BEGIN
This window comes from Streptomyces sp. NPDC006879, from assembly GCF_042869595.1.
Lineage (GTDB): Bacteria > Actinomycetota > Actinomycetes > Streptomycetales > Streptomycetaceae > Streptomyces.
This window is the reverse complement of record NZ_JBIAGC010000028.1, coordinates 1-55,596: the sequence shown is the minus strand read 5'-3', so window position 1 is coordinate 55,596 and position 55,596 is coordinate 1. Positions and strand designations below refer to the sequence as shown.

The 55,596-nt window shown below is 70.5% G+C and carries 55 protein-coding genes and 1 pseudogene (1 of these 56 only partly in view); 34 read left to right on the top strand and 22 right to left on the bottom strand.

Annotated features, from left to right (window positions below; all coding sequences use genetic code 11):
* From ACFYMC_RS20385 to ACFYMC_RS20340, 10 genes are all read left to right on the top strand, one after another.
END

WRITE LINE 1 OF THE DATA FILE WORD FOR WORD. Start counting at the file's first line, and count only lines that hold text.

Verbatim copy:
This window comes from Streptomyces sp. NPDC006879, from assembly GCF_042869595.1.